Jane the Virgin, Season 1, Episode 1, “Chapter One”
Teleplay by Jennie Snyder Ulman
Directed by Brad Silberling
Airs Mondays at 9 pm ET on The CW
Among the CW’s new shows in its fall slate was Jane the Virgin, a loose adaptation of a Venezuelan telenovela titled Juana Le Virgen. The series was developed by Jennie Snyder Urman, who had previously written for shows such as Hope and Faith and Gilmore Girls, and revolves around the titular virginal Jane, following the upheaval brought into her life by her doctor accidentally artificially inseminating her. Facing the hurdle of having to overcome the ramifications of the premist, the pilot episode of the show manages to not only rationalise and move past it, but also deliver a judgment-free show with strong emotional beats that nonetheless doesn’t take itself very seriously, whilst displaying its telenovela influences.
The pilot makes for a breezy viewing, setting the stage for a show that’s light on its feet and doesn’t take itself seriously. However, this doesn’t mean the emotional situations the characters face is brushed off. Instead, the writers ensure the problems of the characters, especially the titular Jane, get enough weight, without passing judgment either way. The focus on Jane and her pregnancy is particularly deft in the pilot, as the show never casts a negative or positive light on Jane’s sexuality choice, nor does it portray any decision with regards to the baby as a bad one. Instead, it allows every character a chance to present their perspective on the issue, setting the stage for conflicts based on what the audience learns about the characters through their thoughts on the pregnancy, rather than setting up ideological camps. It will be interesting to see whether the show maintains this focus on characters as the season continues. With its proven willingness to throw plot realism to the wind, the show’s characters, if continued in this vein, may prove to be its strength, as an emotional investment in their reactions to events will help the show’s effectiveness.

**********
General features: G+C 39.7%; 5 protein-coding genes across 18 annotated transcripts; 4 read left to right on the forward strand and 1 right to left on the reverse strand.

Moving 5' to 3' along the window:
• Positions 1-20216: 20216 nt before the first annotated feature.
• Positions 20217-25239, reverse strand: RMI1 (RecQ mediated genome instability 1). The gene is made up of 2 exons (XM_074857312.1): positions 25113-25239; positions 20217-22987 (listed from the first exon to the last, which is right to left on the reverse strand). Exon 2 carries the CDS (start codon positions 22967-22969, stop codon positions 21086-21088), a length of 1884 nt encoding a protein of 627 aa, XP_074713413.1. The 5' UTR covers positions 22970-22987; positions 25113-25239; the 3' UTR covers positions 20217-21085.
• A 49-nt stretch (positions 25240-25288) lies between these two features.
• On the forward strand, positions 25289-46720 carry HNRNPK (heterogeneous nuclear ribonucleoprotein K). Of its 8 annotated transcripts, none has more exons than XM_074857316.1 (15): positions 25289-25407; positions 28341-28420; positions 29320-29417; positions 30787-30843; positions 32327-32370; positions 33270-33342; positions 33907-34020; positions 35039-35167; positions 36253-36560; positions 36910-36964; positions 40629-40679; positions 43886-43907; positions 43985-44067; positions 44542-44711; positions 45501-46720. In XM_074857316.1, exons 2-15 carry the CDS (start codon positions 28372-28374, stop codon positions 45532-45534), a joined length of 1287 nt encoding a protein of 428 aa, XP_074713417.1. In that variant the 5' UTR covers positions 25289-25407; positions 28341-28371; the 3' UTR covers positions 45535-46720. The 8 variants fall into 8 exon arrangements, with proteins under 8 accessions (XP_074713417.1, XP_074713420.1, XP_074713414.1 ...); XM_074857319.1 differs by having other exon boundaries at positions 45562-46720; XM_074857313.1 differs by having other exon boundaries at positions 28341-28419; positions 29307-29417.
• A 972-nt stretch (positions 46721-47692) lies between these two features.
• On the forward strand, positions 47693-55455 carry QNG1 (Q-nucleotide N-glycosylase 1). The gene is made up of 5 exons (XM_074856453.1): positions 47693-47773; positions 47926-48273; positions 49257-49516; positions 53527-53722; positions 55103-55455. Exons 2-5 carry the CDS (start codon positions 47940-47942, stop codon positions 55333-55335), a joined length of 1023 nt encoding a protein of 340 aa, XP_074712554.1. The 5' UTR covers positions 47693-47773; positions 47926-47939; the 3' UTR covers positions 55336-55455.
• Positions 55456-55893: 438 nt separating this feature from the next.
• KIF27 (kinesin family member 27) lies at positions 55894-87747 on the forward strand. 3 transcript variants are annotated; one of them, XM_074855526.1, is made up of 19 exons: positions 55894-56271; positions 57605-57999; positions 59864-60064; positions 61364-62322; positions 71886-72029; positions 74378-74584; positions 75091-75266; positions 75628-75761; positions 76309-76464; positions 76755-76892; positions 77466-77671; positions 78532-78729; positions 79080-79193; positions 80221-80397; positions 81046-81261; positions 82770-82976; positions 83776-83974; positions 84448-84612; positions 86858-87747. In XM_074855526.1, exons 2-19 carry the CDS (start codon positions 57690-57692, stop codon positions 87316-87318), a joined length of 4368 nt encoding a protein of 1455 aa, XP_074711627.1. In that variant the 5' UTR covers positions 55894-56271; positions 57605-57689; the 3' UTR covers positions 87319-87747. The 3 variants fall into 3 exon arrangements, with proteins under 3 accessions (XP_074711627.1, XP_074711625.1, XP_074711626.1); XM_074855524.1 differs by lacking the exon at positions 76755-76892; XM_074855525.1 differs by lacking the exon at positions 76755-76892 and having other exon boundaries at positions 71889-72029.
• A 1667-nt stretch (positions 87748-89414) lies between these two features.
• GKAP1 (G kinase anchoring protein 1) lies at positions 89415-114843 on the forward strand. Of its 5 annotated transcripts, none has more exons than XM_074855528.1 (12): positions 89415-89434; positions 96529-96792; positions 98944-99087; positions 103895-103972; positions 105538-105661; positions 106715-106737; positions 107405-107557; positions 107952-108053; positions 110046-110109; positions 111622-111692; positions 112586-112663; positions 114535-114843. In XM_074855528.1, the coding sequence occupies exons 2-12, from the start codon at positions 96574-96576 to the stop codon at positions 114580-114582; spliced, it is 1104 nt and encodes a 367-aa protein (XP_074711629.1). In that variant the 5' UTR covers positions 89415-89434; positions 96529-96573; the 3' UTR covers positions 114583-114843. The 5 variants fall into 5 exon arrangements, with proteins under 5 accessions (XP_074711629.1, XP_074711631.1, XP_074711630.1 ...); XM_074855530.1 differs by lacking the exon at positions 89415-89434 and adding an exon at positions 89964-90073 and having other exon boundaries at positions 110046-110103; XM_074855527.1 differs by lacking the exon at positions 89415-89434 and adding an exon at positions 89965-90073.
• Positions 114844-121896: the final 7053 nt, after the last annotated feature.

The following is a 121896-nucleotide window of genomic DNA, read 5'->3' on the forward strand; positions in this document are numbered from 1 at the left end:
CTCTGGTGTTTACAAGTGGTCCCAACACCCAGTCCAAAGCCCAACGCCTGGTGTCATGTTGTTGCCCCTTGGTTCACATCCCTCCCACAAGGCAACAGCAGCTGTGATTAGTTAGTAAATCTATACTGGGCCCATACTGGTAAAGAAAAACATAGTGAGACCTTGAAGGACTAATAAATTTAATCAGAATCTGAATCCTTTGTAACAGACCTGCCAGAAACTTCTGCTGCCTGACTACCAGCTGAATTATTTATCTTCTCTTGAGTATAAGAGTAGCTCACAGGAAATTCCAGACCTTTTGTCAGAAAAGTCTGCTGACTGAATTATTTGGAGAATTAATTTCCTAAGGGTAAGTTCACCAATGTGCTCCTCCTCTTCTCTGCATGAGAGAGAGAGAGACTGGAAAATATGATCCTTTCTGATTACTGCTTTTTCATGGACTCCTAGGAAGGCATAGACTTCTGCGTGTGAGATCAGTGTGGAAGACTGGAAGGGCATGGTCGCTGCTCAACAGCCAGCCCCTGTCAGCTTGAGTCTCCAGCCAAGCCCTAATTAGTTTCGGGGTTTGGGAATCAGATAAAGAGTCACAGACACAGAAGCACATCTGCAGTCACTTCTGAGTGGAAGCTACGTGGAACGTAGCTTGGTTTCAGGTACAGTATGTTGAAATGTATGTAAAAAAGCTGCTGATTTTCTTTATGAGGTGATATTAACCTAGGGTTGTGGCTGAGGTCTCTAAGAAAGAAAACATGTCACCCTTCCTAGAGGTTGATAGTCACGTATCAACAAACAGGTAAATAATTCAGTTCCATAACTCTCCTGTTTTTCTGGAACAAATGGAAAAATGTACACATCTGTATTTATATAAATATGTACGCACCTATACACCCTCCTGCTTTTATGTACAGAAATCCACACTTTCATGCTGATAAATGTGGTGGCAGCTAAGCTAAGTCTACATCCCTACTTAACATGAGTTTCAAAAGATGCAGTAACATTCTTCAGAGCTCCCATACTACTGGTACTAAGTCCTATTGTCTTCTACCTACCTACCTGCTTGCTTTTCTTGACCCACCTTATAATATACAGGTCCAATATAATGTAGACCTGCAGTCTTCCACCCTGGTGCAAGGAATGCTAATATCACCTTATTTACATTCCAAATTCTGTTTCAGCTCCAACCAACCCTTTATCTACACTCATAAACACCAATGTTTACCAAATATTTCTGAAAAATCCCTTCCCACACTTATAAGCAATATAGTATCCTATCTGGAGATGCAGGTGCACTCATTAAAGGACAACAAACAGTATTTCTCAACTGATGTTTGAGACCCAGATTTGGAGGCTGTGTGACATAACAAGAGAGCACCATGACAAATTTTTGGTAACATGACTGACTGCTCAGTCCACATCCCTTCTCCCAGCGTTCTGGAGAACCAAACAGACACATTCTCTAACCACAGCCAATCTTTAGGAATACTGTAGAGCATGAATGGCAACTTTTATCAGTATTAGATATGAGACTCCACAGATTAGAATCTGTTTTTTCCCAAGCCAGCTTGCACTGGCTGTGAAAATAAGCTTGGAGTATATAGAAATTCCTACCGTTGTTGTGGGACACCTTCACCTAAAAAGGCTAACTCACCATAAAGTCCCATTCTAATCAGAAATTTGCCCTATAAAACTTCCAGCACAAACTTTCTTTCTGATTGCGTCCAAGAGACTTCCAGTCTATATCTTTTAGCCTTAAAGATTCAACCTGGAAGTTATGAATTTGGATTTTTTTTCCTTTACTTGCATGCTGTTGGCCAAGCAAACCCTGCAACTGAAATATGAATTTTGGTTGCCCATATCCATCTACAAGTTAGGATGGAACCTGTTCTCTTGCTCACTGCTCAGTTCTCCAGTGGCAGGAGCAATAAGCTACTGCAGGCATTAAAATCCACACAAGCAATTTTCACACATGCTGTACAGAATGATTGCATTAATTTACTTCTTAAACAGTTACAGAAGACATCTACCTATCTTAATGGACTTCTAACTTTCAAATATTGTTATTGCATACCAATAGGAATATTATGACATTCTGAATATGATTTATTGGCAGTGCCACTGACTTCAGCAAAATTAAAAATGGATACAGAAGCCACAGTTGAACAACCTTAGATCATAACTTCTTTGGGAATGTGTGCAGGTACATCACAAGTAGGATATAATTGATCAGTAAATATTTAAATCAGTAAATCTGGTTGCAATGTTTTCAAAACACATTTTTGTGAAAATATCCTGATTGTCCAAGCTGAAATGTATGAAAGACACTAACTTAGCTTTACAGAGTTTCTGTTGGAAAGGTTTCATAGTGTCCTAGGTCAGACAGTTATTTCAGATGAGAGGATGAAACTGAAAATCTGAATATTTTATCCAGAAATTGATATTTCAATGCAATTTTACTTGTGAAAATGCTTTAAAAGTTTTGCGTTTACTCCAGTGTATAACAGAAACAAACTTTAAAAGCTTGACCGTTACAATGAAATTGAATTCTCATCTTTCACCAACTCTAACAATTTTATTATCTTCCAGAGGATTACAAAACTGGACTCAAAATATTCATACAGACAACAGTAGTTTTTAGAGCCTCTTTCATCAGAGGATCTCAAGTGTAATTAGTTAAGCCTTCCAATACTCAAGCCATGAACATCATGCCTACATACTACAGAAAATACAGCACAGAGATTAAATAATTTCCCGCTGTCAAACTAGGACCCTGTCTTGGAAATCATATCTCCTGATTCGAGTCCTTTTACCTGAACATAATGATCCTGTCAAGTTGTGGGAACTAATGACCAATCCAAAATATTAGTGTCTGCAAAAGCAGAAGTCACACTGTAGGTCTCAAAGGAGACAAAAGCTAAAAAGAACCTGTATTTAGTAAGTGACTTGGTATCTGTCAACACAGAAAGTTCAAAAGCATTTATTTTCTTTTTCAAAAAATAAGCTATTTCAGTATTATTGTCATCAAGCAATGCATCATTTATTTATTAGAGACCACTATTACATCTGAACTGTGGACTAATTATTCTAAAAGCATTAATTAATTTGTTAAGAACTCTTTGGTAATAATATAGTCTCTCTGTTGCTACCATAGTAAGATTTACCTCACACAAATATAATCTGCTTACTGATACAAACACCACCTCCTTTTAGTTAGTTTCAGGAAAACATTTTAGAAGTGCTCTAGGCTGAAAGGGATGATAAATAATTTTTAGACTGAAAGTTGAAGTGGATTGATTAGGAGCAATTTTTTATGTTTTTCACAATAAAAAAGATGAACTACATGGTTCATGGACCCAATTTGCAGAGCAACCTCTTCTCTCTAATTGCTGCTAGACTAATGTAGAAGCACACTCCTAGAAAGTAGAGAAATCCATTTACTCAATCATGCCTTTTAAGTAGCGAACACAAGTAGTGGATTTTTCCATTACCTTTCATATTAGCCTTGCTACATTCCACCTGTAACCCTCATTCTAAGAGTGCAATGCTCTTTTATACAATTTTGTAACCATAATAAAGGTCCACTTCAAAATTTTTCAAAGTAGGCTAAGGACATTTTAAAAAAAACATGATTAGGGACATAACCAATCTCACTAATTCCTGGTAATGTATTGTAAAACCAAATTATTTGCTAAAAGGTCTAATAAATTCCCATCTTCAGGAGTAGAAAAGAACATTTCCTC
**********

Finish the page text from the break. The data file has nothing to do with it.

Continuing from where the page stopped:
The show also proudly wears its telenovela influences on its sleeve, and manages to marry those influences with well-developed characters. Much of the show’s success in making these parts into a cohesive whole is due to lead Gina Rodriguez, who manages to be an anchor for the show while still indulging in moments of over-dramatisation. The show’s strength will lie in how well it manages to continue combining these two elements, but with Rodriguez, the series has found itself a lead who seems poised to carry whatever the writers give her. The focus on characters also gives the show a somewhat unique all-female family at its centre, with Jane’s primary familial influences being her mother and grandmother. The possibility of watching how these women relate to each other is an exciting one, as this is a familial structure is rarely seen on television. How the show builds these relationships while still maintaining its telenovela influences will be worth watching. As the pilot itself points out, character relationships that seem improbable forms a key part of telenovelas, but Jane the Virgin appears set to steer clear of that. Being able to do so, while still maintaining the show’s influences, will be key, as an honest exploration of Jane’s family, or her relationship to Michael and Rafael, would be welcomed. The potential is there for such explorations in the show, but it will be up to the writers to thread that needle throughout the season.
Overall, however, the pilot promises a somewhat unique show, in the form of a drama that sits lightly with viewers. The show’s willingness to deal with human emotions without add-ons such as supernatural elements, along with its sole focus on a woman at its centre, combine to make it a rarity, and hopefully the show succeeds on the basis of these facets alone. However, these elements don’t take a backseat to quality, as the pilot indicates. The best example of the writers’ attention to detail is the manner in which the seemingly ludicrous premise plays out over the episode to fit within the show’s universe. The series’ potential is left wide open, and it will be worth watching to see how things evolve. A storyline that will be particularly worth watching is the plot involving Jane’s father. With his telenovela counterpart serving as Jane’s guiding voice during her times of crisis, the reveal of the real-life actor being her father is bound to throw her for a loop, and how she reacts to this news, as well as how she reconciles the idealistic figure in her mind to the real life counterpart promises to be fascinating to watch. If nothing else, the show is likely to make for a fun watch, anchored by a strong lead performance, and how the show manages to keep the balance between the tone and the strong characterisation will be worth keeping an eye on as the first season continues.
– Deepayan Sengupta